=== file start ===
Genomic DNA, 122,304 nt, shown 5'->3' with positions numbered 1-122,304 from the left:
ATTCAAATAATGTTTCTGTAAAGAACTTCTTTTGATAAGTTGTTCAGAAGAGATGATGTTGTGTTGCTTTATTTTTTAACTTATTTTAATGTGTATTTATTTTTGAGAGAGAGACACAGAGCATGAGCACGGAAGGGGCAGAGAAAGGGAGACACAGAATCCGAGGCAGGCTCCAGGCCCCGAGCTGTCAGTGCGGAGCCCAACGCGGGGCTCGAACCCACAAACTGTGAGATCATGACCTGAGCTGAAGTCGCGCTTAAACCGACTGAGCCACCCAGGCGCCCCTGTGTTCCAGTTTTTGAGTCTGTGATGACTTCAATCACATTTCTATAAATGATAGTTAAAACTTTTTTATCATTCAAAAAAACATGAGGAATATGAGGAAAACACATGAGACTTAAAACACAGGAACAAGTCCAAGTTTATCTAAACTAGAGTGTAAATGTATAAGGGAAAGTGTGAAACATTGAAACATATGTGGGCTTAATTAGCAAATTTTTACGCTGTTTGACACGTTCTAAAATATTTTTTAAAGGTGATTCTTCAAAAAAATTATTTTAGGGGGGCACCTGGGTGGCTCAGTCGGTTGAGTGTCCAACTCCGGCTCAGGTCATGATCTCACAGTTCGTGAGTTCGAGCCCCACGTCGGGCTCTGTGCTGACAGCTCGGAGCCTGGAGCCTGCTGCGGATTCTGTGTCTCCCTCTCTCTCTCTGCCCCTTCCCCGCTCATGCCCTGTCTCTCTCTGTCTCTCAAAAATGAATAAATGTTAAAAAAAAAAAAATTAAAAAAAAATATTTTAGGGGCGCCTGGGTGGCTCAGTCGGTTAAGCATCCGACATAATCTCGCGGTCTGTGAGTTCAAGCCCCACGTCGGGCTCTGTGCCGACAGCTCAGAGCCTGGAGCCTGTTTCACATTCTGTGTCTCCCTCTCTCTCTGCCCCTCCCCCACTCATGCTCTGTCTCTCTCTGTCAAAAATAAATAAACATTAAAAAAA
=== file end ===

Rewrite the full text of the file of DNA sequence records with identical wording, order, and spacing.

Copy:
Genomic DNA, 122,304 nt, shown 5'->3' with positions numbered 1-122,304 from the left:
ATTCAAATAATGTTTCTGTAAAGAACTTCTTTTGATAAGTTGTTCAGAAGAGATGATGTTGTGTTGCTTTATTTTTTAACTTATTTTAATGTGTATTTATTTTTGAGAGAGAGACACAGAGCATGAGCACGGAAGGGGCAGAGAAAGGGAGACACAGAATCCGAGGCAGGCTCCAGGCCCCGAGCTGTCAGTGCGGAGCCCAACGCGGGGCTCGAACCCACAAACTGTGAGATCATGACCTGAGCTGAAGTCGCGCTTAAACCGACTGAGCCACCCAGGCGCCCCTGTGTTCCAGTTTTTGAGTCTGTGATGACTTCAATCACATTTCTATAAATGATAGTTAAAACTTTTTTATCATTCAAAAAAACATGAGGAATATGAGGAAAACACATGAGACTTAAAACACAGGAACAAGTCCAAGTTTATCTAAACTAGAGTGTAAATGTATAAGGGAAAGTGTGAAACATTGAAACATATGTGGGCTTAATTAGCAAATTTTTACGCTGTTTGACACGTTCTAAAATATTTTTTAAAGGTGATTCTTCAAAAAAATTATTTTAGGGGGGCACCTGGGTGGCTCAGTCGGTTGAGTGTCCAACTCCGGCTCAGGTCATGATCTCACAGTTCGTGAGTTCGAGCCCCACGTCGGGCTCTGTGCTGACAGCTCGGAGCCTGGAGCCTGCTGCGGATTCTGTGTCTCCCTCTCTCTCTCTGCCCCTTCCCCGCTCATGCCCTGTCTCTCTCTGTCTCTCAAAAATGAATAAATGTTAAAAAAAAAAAAATTAAAAAAAAATATTTTAGGGGCGCCTGGGTGGCTCAGTCGGTTAAGCATCCGACATAATCTCGCGGTCTGTGAGTTCAAGCCCCACGTCGGGCTCTGTGCCGACAGCTCAGAGCCTGGAGCCTGTTTCACATTCTGTGTCTCCCTCTCTCTCTGCCCCTCCCCCACTCATGCTCTGTCTCTCTCTGTCAAAAATAAATAAACATTAAAAAAA